Indian government's plan to offer free medicines to all is set to be launched from October, according to a report.
Strongly backed by Prime Minister Manmohan Singh himself, the free-medicines-for-all scheme has received its first financial allocation of Rs.100 crore from the Planning Commission for 2012-13. The entire program is estimated to cost Rs.28,560 crore over the 12th Five Year Plan.
Report of a working group on drugs and food regulation in the 12th Plan said the plan will be operational from October this year.
An announcement on the prime minister's official Facebook page Saturday said the Prime Minister's Office has asked the health ministry to set up a central procurement agency (CPA) for bulk procurement of drugs as early as possible.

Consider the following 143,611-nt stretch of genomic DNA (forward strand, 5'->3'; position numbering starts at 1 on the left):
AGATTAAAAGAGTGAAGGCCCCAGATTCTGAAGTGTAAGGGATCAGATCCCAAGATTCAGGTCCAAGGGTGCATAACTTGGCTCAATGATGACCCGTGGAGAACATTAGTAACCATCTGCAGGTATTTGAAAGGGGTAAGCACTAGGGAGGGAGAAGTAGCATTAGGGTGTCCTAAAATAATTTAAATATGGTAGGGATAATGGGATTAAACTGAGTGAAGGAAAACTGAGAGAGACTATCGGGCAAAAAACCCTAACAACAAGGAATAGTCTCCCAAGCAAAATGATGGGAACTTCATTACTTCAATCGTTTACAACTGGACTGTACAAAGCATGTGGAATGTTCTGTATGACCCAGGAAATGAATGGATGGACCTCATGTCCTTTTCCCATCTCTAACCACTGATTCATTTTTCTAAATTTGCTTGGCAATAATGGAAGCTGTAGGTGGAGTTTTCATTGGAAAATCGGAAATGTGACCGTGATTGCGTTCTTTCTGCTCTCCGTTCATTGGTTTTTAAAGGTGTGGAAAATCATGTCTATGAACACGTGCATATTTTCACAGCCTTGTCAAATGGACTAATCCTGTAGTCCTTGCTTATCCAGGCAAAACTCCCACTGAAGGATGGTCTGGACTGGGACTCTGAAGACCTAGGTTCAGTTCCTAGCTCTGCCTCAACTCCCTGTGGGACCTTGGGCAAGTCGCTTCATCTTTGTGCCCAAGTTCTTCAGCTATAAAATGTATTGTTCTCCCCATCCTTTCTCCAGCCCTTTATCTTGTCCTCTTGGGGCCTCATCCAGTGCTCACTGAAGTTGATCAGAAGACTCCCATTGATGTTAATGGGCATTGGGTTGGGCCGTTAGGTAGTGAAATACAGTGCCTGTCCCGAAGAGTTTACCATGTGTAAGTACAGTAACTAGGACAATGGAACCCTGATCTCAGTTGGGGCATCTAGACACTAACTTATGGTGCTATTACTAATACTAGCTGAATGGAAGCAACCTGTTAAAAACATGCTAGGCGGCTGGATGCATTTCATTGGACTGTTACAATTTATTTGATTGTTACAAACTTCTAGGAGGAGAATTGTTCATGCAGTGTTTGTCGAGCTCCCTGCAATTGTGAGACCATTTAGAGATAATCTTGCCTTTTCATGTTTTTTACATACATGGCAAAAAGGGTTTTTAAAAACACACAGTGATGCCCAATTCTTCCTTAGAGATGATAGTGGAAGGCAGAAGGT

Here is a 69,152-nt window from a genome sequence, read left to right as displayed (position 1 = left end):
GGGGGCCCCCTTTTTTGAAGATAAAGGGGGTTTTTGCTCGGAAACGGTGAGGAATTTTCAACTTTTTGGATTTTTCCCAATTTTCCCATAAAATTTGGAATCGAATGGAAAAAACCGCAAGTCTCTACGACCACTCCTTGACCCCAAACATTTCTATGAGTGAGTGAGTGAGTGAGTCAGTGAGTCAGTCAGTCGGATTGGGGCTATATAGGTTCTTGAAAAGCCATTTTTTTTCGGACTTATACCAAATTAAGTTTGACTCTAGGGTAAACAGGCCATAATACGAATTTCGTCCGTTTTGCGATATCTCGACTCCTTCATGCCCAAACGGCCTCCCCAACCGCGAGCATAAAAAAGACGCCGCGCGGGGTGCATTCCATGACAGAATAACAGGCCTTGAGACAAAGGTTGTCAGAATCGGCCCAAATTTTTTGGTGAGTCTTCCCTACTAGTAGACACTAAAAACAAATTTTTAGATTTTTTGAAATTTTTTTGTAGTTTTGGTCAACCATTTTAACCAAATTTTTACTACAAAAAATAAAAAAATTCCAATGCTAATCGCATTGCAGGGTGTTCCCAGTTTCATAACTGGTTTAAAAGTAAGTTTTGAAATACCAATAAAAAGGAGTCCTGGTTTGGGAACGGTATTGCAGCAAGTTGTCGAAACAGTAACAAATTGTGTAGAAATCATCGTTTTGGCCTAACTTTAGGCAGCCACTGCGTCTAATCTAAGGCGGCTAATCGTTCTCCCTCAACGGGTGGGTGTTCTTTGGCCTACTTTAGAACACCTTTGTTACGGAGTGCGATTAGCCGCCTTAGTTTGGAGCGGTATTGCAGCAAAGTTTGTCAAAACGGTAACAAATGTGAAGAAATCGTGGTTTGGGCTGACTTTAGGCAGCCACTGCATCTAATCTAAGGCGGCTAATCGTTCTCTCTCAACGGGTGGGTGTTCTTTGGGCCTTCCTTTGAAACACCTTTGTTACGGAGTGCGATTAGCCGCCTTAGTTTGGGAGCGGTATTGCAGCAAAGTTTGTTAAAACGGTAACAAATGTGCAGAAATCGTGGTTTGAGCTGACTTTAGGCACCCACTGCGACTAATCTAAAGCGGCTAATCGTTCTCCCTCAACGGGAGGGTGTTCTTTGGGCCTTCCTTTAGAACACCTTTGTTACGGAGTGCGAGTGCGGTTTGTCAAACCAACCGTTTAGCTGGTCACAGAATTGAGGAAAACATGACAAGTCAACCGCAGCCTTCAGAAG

At present, 78 percent of the entire health expenditure in India is from out of pocket (OOP). Purchasing drugs alone accounts for 72 percent of this expenditure.
Public sector provides healthcare to only 22 percent of the country's population.
According to health ministry's estimates, this will increase to 52 percent by 2017 once medicines are provided for free from 1.6 lakh sub-centers, 23,000 primary health centers, 5,000 community health centers and 640 district hospitals.
A list of medicines has been prepared by the central government, which has 348 drugs including anti-AIDS, anti-psychotic, sedatives, anesthetic agents, lipid lowering agents, steroids and anti-platelet drugs. States have also been asked to create their own lists, keeping in mind the diseases that worst affect their populations.
The central government will bear 75 percent of the expenditure under the plan.